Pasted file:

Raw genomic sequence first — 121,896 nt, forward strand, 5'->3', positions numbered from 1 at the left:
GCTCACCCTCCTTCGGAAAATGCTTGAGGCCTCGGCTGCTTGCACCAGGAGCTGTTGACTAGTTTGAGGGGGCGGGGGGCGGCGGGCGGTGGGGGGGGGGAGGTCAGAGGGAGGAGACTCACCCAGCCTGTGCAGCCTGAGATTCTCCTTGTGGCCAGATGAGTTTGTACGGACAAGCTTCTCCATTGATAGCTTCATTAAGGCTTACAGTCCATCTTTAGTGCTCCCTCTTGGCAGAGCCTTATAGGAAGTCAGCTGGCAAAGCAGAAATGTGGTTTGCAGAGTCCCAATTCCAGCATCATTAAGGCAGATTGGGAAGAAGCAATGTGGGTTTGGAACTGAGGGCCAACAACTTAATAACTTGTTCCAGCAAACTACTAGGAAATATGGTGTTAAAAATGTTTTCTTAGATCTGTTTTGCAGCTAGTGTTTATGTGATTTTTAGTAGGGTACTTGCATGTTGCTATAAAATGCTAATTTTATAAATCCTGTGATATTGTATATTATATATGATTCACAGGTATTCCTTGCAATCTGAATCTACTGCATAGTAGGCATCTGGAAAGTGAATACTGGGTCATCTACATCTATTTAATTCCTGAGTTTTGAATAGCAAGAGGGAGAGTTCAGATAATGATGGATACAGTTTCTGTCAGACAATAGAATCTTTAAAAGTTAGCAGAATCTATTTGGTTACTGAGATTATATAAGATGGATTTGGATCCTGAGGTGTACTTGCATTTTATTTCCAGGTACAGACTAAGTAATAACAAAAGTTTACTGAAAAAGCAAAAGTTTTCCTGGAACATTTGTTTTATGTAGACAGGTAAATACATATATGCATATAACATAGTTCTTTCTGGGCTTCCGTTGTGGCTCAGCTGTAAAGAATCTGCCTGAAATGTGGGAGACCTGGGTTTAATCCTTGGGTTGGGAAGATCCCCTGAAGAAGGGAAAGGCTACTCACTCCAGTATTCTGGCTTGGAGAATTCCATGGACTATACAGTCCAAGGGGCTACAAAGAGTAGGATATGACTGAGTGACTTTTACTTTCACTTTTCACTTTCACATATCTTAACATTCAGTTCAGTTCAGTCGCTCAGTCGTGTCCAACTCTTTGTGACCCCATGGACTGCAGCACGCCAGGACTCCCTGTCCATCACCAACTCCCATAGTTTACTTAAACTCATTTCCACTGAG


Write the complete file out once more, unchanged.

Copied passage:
Raw genomic sequence first — 121,896 nt, forward strand, 5'->3', positions numbered from 1 at the left:
GCTCACCCTCCTTCGGAAAATGCTTGAGGCCTCGGCTGCTTGCACCAGGAGCTGTTGACTAGTTTGAGGGGGCGGGGGGCGGCGGGCGGTGGGGGGGGGGAGGTCAGAGGGAGGAGACTCACCCAGCCTGTGCAGCCTGAGATTCTCCTTGTGGCCAGATGAGTTTGTACGGACAAGCTTCTCCATTGATAGCTTCATTAAGGCTTACAGTCCATCTTTAGTGCTCCCTCTTGGCAGAGCCTTATAGGAAGTCAGCTGGCAAAGCAGAAATGTGGTTTGCAGAGTCCCAATTCCAGCATCATTAAGGCAGATTGGGAAGAAGCAATGTGGGTTTGGAACTGAGGGCCAACAACTTAATAACTTGTTCCAGCAAACTACTAGGAAATATGGTGTTAAAAATGTTTTCTTAGATCTGTTTTGCAGCTAGTGTTTATGTGATTTTTAGTAGGGTACTTGCATGTTGCTATAAAATGCTAATTTTATAAATCCTGTGATATTGTATATTATATATGATTCACAGGTATTCCTTGCAATCTGAATCTACTGCATAGTAGGCATCTGGAAAGTGAATACTGGGTCATCTACATCTATTTAATTCCTGAGTTTTGAATAGCAAGAGGGAGAGTTCAGATAATGATGGATACAGTTTCTGTCAGACAATAGAATCTTTAAAAGTTAGCAGAATCTATTTGGTTACTGAGATTATATAAGATGGATTTGGATCCTGAGGTGTACTTGCATTTTATTTCCAGGTACAGACTAAGTAATAACAAAAGTTTACTGAAAAAGCAAAAGTTTTCCTGGAACATTTGTTTTATGTAGACAGGTAAATACATATATGCATATAACATAGTTCTTTCTGGGCTTCCGTTGTGGCTCAGCTGTAAAGAATCTGCCTGAAATGTGGGAGACCTGGGTTTAATCCTTGGGTTGGGAAGATCCCCTGAAGAAGGGAAAGGCTACTCACTCCAGTATTCTGGCTTGGAGAATTCCATGGACTATACAGTCCAAGGGGCTACAAAGAGTAGGATATGACTGAGTGACTTTTACTTTCACTTTTCACTTTCACATATCTTAACATTCAGTTCAGTTCAGTCGCTCAGTCGTGTCCAACTCTTTGTGACCCCATGGACTGCAGCACGCCAGGACTCCCTGTCCATCACCAACTCCCATAGTTTACTTAAACTCATTTCCACTGAG